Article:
A group of construction workers in Miami Lakes who last week began fighting to receive wages they are owed for several weeks of work will meet today to file a complaint through Miami-Dade County’s anti-wage theft ordinance, a measure under attack in the courts and in the Florida Legislature.
The Florida Wage Theft Task Force’s Jeanette Smith, who was contacted by workers employed at the Residences at Lake Houses project, tells The Florida Independent that general contractor CB Constructors will meet with the stiffed workers on Friday to pay them $7.31 per hour, minimum wage.
“A lot of the guys were earning about $15 an hour and they really don’t want to do that — that’s really upsetting to them, to get $7.31 an hour,” Smith says, adding that she’ll meet Wednesday afternoon with workers who will file a complaint under the Miami-Dade County anti-wage theft ordinance.
According to Smith, about 38 workers owed wages had been hired at $12 to $14 an hour. Luis, a worker, told the Independent his coworkers are owed anywhere from $400 to $1,400 for two to three weeks of work. Luis himself has not been paid since Nov. 21 and is owed at least $1,175.
In a statement released today, the Florida Wage Theft Task Force writes that J&B Construction Services, “the Sub-Contractor that employed many of” the stiffed workers “was terminated ten days ago without paying its employees, and now the General Contractor, CB Constructors, wants to offer them only the minimum wage, much less than what they were contractually promised.”
Rick Colandreo of CB Constructors — a subsidiary of Current Builders, a member of Associated Builders and Contractors and the general contractor at the Lake Houses project — tells the Independent his company will be distributing checks Friday morning to no more than 25 people.
Colandreo says there is a discrepancy between the information submitted by Smith and “the information coming from the sub-contractor that hired these workers, J&B Construction Services.” According to Colandreo, payroll information for the period between Nov. 21 and Dec. 2 from J&B Construction shows there were 35 people at the job site, but there are discrepancies.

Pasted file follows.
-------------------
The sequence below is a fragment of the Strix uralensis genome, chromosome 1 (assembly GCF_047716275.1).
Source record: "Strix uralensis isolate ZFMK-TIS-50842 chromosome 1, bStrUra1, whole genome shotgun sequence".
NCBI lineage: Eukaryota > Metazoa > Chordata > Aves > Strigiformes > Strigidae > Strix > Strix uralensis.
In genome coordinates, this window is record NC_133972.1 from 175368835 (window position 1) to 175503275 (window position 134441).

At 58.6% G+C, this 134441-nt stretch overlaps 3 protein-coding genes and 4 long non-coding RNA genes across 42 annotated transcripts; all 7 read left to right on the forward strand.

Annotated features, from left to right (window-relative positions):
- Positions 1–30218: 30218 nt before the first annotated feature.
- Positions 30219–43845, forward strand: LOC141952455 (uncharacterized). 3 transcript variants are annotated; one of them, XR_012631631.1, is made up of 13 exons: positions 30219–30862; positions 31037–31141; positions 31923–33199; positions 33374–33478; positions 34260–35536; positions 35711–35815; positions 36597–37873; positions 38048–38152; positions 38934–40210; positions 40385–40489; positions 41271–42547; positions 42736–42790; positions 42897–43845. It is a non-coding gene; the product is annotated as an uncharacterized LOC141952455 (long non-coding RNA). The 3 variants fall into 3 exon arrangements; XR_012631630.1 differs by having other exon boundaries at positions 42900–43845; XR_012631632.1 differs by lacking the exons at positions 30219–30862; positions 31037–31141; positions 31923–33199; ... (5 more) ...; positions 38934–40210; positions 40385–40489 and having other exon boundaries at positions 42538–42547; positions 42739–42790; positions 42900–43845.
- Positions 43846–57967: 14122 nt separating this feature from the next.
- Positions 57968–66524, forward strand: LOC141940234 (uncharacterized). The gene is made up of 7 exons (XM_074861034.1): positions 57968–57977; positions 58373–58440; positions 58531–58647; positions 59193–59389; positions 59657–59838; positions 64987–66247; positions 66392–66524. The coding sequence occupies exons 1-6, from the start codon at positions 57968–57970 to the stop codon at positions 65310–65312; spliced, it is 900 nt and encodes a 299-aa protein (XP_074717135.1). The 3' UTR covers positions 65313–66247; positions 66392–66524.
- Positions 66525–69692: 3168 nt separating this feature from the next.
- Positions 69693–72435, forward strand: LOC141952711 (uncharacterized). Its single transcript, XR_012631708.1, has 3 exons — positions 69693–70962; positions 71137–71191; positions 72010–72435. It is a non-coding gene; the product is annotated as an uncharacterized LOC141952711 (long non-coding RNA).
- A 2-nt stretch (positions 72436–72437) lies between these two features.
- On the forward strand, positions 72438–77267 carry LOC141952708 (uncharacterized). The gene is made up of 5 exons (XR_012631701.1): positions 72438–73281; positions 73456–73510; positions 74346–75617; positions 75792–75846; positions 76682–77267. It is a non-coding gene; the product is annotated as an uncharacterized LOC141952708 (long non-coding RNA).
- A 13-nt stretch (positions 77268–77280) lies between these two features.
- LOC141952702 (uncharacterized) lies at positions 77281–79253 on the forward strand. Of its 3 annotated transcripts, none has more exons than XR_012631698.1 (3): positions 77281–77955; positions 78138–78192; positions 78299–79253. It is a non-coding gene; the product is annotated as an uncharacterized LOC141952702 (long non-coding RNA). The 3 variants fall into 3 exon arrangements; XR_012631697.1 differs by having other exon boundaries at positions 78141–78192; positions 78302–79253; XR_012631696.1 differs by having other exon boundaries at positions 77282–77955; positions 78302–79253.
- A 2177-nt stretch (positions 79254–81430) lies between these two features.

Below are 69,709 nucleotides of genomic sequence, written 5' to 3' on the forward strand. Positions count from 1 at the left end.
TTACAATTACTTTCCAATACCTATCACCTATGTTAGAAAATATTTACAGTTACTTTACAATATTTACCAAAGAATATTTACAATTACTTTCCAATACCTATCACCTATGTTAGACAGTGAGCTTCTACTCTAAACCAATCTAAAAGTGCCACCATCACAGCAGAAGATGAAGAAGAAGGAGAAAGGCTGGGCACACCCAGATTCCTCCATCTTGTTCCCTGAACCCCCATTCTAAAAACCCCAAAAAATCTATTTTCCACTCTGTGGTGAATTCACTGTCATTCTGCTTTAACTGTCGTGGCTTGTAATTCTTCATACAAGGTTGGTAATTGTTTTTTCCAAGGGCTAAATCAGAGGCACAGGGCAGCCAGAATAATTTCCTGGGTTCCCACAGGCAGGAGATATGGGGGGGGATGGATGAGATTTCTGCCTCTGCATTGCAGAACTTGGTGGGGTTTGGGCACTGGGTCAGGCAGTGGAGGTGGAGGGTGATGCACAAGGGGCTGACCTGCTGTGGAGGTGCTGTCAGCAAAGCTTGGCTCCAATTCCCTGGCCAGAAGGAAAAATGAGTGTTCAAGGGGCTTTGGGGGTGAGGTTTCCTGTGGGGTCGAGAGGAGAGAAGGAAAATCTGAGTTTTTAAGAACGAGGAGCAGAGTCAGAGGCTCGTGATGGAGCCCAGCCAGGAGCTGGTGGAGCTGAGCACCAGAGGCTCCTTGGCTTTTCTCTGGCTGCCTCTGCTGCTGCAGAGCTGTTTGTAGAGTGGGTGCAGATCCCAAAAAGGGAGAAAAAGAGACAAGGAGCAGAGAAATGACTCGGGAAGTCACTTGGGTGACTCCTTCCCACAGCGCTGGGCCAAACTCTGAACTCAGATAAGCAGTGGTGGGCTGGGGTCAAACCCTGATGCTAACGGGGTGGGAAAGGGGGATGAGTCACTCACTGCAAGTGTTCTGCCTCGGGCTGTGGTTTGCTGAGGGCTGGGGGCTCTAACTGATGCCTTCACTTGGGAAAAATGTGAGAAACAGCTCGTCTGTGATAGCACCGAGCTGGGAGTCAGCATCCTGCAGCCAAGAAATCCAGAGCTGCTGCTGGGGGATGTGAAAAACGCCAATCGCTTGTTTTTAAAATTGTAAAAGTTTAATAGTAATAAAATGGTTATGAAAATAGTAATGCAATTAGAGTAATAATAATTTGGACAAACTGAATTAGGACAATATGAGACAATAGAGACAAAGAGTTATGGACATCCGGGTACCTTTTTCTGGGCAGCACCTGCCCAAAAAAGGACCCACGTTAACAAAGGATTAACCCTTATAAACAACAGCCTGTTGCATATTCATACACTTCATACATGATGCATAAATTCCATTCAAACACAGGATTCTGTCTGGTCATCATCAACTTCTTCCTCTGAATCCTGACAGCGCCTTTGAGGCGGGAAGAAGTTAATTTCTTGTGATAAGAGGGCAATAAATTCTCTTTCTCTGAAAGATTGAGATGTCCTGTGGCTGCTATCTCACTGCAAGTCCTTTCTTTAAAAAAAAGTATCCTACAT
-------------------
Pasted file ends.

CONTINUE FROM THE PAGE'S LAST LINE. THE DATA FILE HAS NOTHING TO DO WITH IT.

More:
“Our daily job logs indicate an amount lesser than the sub-contractor had,” Colandreo said. “We feel the correct number, because we maintain these daily job logs, is somewhere in the neighborhood of 25 people.”
“We don’t know who was at our job site — we know it was 25 people, but we don’t know who they are,” Colandreo says. “So to be fair we took the total hours they submitted to us, that came to about 2,800 hours, we took the funds the sub-contractor is due, that is roughly $24,000, $25,000, and we divided the number of hours by the funds due and every hour came out to $7.15 per hour.”
Colandreo adds that workers will be paid at $7.31, the minimum wage rate, for all their hours.
“What I was told is that these guys are not ecstatic about this but they’re looking to get the money as quick as possible,” Colandreo tells the Independent. “If anybody feels they’re due more money, you need to go against J&B to get your funds.”
The Florida Wage Theft Task Force indicates that
wage theft continues to be a rampant epidemic in Florida, but fortunately Miami-Dade County offers workers a way to claim their salaries through a Wage Theft Program. In February 2010, MD County passed a local wage theft ordinance that provides somewhere for workers to turn when they are victims of wage theft. The county’s successful wage theft program, managed by the County’s Small Business Development Division, has already resulted in collecting or awarding almost $800,000 for over 400 workers.
A Florida House subcommittee last week passed a bill filed by state Rep. Tom Goodson that would block local anti-wage theft ordinances such as Miami-Dade’s.
Goodson, R-Titusville, filed House Bill 609 to preempt all local laws, ordinances or rules that address wage theft. State Sen. David Simmons, R-Altamonte Springs, filed the Senate version of the bill.
The GOP-sponsored bill has the support of Associated Builders and Contractors, as well as the Florida Retail Federation, which has a pending court challenge against the Miami-Dade County anti-wage theft measure.